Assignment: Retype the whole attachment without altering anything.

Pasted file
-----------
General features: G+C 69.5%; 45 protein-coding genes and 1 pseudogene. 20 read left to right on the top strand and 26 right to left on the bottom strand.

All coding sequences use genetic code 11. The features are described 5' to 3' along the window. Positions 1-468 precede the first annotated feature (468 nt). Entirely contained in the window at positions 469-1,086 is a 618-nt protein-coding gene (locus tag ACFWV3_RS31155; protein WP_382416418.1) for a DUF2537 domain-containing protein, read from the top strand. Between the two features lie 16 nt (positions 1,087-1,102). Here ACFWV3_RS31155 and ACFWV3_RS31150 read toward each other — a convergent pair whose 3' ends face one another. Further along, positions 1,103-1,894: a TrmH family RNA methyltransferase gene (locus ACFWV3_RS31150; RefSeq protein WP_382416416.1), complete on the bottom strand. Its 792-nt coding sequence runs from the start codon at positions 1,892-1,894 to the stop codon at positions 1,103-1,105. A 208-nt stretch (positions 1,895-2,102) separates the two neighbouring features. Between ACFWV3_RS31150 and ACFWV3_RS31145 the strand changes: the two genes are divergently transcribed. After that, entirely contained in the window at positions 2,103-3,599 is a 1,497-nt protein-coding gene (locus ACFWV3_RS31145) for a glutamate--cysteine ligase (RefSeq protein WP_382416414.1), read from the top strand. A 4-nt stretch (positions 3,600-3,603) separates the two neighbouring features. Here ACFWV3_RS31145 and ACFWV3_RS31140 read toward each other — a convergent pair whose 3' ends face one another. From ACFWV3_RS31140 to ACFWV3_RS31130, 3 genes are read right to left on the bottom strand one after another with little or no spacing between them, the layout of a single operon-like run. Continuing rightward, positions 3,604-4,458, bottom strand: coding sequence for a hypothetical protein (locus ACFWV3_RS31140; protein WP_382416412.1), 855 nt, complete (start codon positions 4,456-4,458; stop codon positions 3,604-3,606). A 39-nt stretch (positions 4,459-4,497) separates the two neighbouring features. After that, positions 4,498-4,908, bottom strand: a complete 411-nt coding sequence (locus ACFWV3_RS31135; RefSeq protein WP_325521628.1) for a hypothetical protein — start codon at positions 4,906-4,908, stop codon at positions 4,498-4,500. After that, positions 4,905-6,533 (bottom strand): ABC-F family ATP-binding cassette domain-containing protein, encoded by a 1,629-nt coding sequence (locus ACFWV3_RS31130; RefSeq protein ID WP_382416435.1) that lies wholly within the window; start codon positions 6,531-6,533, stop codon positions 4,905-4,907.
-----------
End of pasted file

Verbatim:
General features: G+C 69.5%; 45 protein-coding genes and 1 pseudogene. 20 read left to right on the top strand and 26 right to left on the bottom strand.

All coding sequences use genetic code 11. The features are described 5' to 3' along the window. Positions 1-468 precede the first annotated feature (468 nt). Entirely contained in the window at positions 469-1,086 is a 618-nt protein-coding gene (locus tag ACFWV3_RS31155; protein WP_382416418.1) for a DUF2537 domain-containing protein, read from the top strand. Between the two features lie 16 nt (positions 1,087-1,102). Here ACFWV3_RS31155 and ACFWV3_RS31150 read toward each other — a convergent pair whose 3' ends face one another. Further along, positions 1,103-1,894: a TrmH family RNA methyltransferase gene (locus ACFWV3_RS31150; RefSeq protein WP_382416416.1), complete on the bottom strand. Its 792-nt coding sequence runs from the start codon at positions 1,892-1,894 to the stop codon at positions 1,103-1,105. A 208-nt stretch (positions 1,895-2,102) separates the two neighbouring features. Between ACFWV3_RS31150 and ACFWV3_RS31145 the strand changes: the two genes are divergently transcribed. After that, entirely contained in the window at positions 2,103-3,599 is a 1,497-nt protein-coding gene (locus ACFWV3_RS31145) for a glutamate--cysteine ligase (RefSeq protein WP_382416414.1), read from the top strand. A 4-nt stretch (positions 3,600-3,603) separates the two neighbouring features. Here ACFWV3_RS31145 and ACFWV3_RS31140 read toward each other — a convergent pair whose 3' ends face one another. From ACFWV3_RS31140 to ACFWV3_RS31130, 3 genes are read right to left on the bottom strand one after another with little or no spacing between them, the layout of a single operon-like run. Continuing rightward, positions 3,604-4,458, bottom strand: coding sequence for a hypothetical protein (locus ACFWV3_RS31140; protein WP_382416412.1), 855 nt, complete (start codon positions 4,456-4,458; stop codon positions 3,604-3,606). A 39-nt stretch (positions 4,459-4,497) separates the two neighbouring features. After that, positions 4,498-4,908, bottom strand: a complete 411-nt coding sequence (locus ACFWV3_RS31135; RefSeq protein WP_325521628.1) for a hypothetical protein — start codon at positions 4,906-4,908, stop codon at positions 4,498-4,500. After that, positions 4,905-6,533 (bottom strand): ABC-F family ATP-binding cassette domain-containing protein, encoded by a 1,629-nt coding sequence (locus ACFWV3_RS31130; RefSeq protein ID WP_382416435.1) that lies wholly within the window; start codon positions 6,531-6,533, stop codon positions 4,905-4,907.